Friday, September 6, 2013

Addressing Discrimination Against the Sierra Leonean LGBT Community

The National Human Rights Commission of Sierra Leone and the local police chief of Freetown said in 2010 that there were very few complaints about discrimination and violence against the country’s LGBT community. These statements, however, are very misleading because LGBT people are afraid to report rights abuses. After spending more than a year collecting information in the field, Global Rights—in collaboration with Sierra Leonean LGBT organizations Pride Equality and Dignity Association—confirmed that the country’s LGBT people suffer from pervasive discrimination and violence because of their sexual orientation.

In May, Global Rights published a report about its findings, and Friday morning Carlos Quesada, Global Rights’ Advisor on the Rights of the LGBTI people, shared the findings of that report with a group of more than 30 people from the U.S. State Department and various human rights organizations. A main issue the report highlights is that members of the LGBT community in Sierra Leone receive less medical care than their heterosexual counterparts, in part because doctors and nurses simply refuse to treat people who have medical issues linked to homosexuality, and in part because LGBT people are too embarrassed or fearful to see doctors for such issues because of the resulting humiliation and violence they will face if their sexual orientation is discovered. Among 80 participants of a survey, 33 percent did not go to doctors for fear of being discovered as gay; 39 percent simply “self-medicated” to avoid seeing doctors; and 28 percent were denied treatment because their ailments were linked to homosexuality. Moreover, for the same reasons that they will not see a doctor, LGBT people seldom report incidents of discrimination to the police or other authoritative bodies.

Meeting Friday about the Sierra Leonean LGBT community, which took place at Global Rights' office and included representatives of the U.S. State Department and various human rights organizations.
One way to address the discrimination is through the state’s court system. Matthew Swinehart, an associate with Covington & Burling LLP, talked Friday about possible legal avenues to pursue when addressing this issue. Although Sierra Leone won independence from England in 1965, the country retained the same British laws that were used during its colonial history. The legal code has not been updated since the end of the 19th century and includes an anti-sodomy law, which is enumerated in the 1861 Offences Against the Person Act. The law is not often enforced, but it does contribute significantly to the pervasive stigma against homosexuality in the country.

Challenging the law would be difficult—but not impossible. There are four individual rights protected under charters to which Sierra Leone is a signatory. They are: non-discrimination, privacy, life and liberty, and equality. The two agreements to which Sierra Leone is a signatory are the International Covenant on Civil and Political Rights, and the African Charter on Human and Peoples’ Rights. Although sexual orientation is not a type of identity group explicitly protected by any of these two charters, Mr. Swinehart said that with enough political and legal pressure, the Sierra Leonean judiciary could take the view that discrimination based on sexual orientation constitutes a violation of these treaties. Mr. Swinehart also mentioned that there is a legal precedent where former British colonies abrogated British law and, in doing so, decriminalized sodomy. One such country is South Africa.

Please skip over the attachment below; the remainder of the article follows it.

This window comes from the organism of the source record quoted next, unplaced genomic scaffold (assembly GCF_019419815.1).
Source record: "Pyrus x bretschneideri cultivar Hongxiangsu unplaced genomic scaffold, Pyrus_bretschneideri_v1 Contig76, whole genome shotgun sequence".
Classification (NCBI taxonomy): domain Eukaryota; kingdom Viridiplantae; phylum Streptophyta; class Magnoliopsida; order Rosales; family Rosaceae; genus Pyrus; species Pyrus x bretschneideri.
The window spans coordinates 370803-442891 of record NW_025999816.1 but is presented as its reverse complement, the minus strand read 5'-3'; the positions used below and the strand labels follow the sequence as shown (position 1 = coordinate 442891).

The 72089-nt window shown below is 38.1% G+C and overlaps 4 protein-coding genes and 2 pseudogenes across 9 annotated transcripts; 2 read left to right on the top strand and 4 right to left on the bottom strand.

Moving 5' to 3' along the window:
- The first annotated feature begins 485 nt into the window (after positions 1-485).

Strengthening the grassroots level has been the focus of our work in Sierra Leone. Speaking to this, Scott Busby, the Acting Deputy Assistant Secretary in the Bureau of Democracy, Human Rights and Labor at the U.S. Department of State, noted that even if Sierra Leonean law is changed, the situation for the LGBT community will not likely change until public opinion changes. In furthering this cause, Global Rights continues to work with local civil society organizations (CSOs)—both LGBT groups and other human rights organizations—to improve their advocacy skills at the local, regional and international levels. As a result of our work, a coalition was formed by committed individuals called the Coalition of Equality and Gender, which comprises four LGBT groups and four non-LGBT human rights groups that advocate on behalf of all marginalized populations, including the LGBT community.

Going forward, Global Rights and the local CSOs now know—thanks in large part to their research and data presented in the report—of the challenges the Sierra Leonean LGBT community faces. However, the evidence-gathering and report-writing phase was only the first of a two-phase initiative, both of which are being funded by the U.S. Department of State, Bureau of Democracy, Human Rights and Labor. The second phase will involve Global Rights’ continued collaboration with the Coalition and other interested CSOs to empower the local LGBT community to advocate on behalf of their members, who routinely are victims of discrimination and violence. In a few weeks, for example, the coalition plans to meet with two, local lawyers to discuss ways to prepare a legal challenge to the anti-sodomy law.

We are optimistic that with the dedicated work of the local CSOs, combined with our oversight and training, the LGBT and human rights community of Sierra Leone will continue moving closer to their mission of creating a just society for all the country’s citizens. As Carlos said in his closing remarks, 
Unlike other African countries, Sierra Leone represents a unique opportunity. Sierra Leone is actually a place where things can be done.”


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